Whole Life Insurance
Protect the people you love when you can no longer be there.
Whole life insurance is a type of permanent life insurance that covers you from the day you buy the policy until you die, as long as you continue to pay the premiums. Generally the premiums do not increase over the life of the policy.
Cash Accumulation, Dividends and Loans
A whole life insurance policy accrues cash value on a tax-deferred basis, creating a kind of automatic savings. Some policies also pay dividends1 , that can increase the value of your benefit. And usually you can take some of the cash value of your policy in the form of a loan2.
An Important Tool in Estate Planning
Whole life insurance can be an important element in estate planning because its premiums are fixed, it is permanent, and its death benefits are usually free of income tax. It can help you to maximize the amount you can pass on to your heirs or use to establish trusts, such as a special needs trust.
How Policies are Issued
Most insurers require that you undergo underwriting before a whole life policy is issued. Whole life insurance can be a good option if you have health issues that make you ineligible for group term coverage. And if you are younger and your health is good, you may be able to lock in lower premiums that will continue for the rest of your life and coverage that can never be canceled, as long as you keep your premiums up to date.
Whole Life Insurance Pros
- It never expires. As long as you continue to pay your premiums, you can be confident that your beneficiaries will receive payment when you die.
- In most cases, the premium remains the same throughout your lifetime, making it a predictable expense in your long-term budget.
- The policy’s cash value accumulates tax-deferred each year. In addition, the value of the benefit may increase if your policy pays dividends1.
- The rate of return on the cash value is guaranteed by the insurance company.
- Many whole life policies allow you to take a loan against the value of the policy2.
- As with all life insurance, the death benefit generally passes to your heirs free of federal income tax.
- Whole life insurance can be an important tool in estate planning, potentially helping to reduce estate taxes and fund trusts.
Whole Life Insurance Cons
Initially, premiums can be significantly higher than the premiums for comparable amounts of term life and universal life insurance, especially when you are younger. However, the level premium feature means that when you are older, whole life premiums will be comparable to or even less than the premiums you would pay if you continued to renew your insurance.
The rate of return used to build your cash value might not be comparable to the rates of return of other savings alternatives.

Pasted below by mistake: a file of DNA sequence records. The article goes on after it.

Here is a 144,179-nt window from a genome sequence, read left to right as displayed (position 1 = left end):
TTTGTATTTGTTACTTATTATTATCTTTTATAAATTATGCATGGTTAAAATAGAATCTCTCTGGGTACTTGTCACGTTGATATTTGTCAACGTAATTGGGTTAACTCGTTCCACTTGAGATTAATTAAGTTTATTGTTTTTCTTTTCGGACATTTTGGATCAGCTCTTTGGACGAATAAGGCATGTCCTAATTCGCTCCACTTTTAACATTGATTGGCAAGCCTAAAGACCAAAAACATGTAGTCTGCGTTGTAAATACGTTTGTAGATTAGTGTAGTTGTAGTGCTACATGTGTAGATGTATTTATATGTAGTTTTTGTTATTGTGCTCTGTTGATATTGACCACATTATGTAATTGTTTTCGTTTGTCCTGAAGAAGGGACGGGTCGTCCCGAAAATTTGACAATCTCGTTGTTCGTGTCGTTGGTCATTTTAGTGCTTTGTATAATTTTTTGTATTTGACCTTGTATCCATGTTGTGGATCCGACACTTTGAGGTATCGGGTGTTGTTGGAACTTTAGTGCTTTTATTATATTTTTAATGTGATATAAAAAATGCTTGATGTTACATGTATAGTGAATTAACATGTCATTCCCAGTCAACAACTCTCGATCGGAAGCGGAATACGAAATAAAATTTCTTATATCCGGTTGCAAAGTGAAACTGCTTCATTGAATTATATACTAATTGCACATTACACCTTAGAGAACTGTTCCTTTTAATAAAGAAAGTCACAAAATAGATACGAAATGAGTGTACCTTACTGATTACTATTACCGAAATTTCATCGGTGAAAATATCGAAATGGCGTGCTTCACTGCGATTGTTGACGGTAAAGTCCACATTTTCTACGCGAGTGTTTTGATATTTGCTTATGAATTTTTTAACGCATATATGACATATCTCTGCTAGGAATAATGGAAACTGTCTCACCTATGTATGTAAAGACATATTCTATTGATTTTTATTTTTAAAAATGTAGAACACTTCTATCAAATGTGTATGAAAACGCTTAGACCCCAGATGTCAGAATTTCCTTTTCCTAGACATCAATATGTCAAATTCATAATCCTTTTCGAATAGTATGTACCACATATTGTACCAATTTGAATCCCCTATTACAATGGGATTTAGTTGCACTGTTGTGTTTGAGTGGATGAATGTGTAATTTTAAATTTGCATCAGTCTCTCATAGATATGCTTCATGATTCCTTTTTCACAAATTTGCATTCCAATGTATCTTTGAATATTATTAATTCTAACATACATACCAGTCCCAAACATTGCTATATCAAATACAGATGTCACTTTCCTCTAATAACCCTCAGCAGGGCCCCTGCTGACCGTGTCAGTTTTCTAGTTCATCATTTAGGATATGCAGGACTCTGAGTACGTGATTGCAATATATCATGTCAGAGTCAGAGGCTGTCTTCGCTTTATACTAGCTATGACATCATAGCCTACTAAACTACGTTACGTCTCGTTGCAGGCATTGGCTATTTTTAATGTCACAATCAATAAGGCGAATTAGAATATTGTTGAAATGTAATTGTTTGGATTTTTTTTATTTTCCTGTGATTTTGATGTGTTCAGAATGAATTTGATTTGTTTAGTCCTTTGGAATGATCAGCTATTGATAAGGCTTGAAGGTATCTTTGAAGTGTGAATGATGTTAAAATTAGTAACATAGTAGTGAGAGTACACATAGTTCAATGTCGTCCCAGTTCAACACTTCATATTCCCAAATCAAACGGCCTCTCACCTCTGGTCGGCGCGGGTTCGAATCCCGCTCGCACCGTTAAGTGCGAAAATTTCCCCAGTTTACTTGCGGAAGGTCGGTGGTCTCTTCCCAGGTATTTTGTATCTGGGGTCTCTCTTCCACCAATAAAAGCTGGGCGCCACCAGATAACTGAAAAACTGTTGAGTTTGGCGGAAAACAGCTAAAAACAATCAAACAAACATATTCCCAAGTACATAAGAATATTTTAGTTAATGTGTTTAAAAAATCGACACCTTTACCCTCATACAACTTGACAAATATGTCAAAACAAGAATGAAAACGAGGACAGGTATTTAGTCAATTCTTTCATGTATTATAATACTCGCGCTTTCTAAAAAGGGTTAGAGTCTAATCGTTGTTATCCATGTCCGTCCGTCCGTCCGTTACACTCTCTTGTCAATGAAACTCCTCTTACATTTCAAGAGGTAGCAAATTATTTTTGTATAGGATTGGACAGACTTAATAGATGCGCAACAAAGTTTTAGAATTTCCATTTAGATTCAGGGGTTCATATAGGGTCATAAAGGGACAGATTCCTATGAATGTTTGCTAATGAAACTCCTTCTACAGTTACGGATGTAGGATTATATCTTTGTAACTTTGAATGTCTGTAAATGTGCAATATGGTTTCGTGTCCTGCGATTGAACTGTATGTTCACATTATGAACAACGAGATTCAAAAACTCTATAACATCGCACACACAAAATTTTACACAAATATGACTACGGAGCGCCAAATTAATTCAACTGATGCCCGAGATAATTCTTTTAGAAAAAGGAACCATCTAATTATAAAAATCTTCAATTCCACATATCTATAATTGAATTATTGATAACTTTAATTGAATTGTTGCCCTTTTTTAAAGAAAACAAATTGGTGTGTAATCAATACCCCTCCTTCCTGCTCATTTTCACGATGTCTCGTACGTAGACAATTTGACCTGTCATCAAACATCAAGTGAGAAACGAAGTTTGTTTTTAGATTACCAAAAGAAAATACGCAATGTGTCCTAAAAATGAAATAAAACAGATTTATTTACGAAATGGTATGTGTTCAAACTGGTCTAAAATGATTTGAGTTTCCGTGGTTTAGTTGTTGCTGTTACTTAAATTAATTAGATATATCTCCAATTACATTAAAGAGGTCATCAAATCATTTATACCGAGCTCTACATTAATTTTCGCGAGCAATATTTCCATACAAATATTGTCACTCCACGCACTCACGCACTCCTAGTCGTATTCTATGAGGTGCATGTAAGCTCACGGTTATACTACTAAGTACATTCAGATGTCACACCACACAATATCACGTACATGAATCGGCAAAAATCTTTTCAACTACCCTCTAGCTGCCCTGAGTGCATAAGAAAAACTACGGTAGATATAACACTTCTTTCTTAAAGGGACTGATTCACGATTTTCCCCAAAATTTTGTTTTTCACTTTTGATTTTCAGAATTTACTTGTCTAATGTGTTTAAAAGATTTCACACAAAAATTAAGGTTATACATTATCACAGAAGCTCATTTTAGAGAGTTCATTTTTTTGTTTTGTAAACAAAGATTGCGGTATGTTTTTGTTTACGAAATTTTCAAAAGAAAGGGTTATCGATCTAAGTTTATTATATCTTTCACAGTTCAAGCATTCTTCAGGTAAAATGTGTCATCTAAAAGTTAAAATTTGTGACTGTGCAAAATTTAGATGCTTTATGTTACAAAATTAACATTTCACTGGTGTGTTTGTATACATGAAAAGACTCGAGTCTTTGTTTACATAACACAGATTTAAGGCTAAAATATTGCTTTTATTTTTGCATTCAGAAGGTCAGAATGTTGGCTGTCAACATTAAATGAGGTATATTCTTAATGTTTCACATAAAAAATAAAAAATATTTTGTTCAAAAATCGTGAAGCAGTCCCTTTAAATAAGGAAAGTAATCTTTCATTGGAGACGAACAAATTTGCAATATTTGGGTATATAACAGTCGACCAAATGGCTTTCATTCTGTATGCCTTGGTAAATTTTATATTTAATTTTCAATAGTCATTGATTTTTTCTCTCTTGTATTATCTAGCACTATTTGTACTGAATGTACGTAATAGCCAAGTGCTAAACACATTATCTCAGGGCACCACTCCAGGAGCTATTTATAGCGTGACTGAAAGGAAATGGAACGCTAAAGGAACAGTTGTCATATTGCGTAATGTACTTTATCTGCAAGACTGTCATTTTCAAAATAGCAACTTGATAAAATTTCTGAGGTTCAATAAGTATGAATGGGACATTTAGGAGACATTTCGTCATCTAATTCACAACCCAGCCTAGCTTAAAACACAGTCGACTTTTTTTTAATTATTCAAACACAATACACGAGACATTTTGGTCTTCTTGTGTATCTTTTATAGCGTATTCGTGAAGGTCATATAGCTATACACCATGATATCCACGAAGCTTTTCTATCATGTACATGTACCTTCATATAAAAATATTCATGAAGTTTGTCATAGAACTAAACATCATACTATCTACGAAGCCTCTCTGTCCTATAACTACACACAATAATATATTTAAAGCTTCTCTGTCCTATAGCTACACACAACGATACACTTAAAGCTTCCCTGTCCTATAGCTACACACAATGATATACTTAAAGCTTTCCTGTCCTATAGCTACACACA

Whole Life Insurance Might Be Right for You If:
- You want level-premium protection that will never expire.
- You want to build tax-deferred cash value that you can access in your lifetime.
- You want to be able to take a loan against your plan, usually on a tax-free basis2.
- You have estate-planning needs that might be met by a whole life insurance plan.
- You want to supplement the survivor benefit of your federal pension.
We’re Ready to Help
You can call (800) 826-1126 or (301) 688-7912 to set up an appointment with one of our licensed Insurance and Investment Consultants. GEBA Consultants understand your federal benefits and work with you to understand your needs and find the best life insurance solution for you. We shop the marketplace on your behalf to find the best plan. GEBA works only with highly-rated, reliable insurance companies, so you can be confident that your benefit will be there when your family needs it.
1Dividends are based on the policy’s applicable dividend sale, which is neither guaranteed nor an estimate of future performance.
2Loans against the policy accrue interest set by the company and decrease the benefit and cash value by the amount of the outstanding loan and loan interest.
- There are expenses associated with life insurance. Generally, life insurance policies have contract limitations, fees, and charges which can include mortality and expense charges, account fees, underlying investment management fees, administrative fees, and charges for option benefits. Most policies have surrender charges that are assessed during the early years of the contract if the contract owner surrenders the policy.
- Life insurance is not guaranteed by the FDIC. Any guarantees are contingent on the claims-paying ability of the issuing company.
- Withdrawals of earnings are taxed as ordinary income and may be subject to surrender charges plus a 10% federal income tax penalty if made prior to age 59½. Withdrawals reduce contract benefits and values.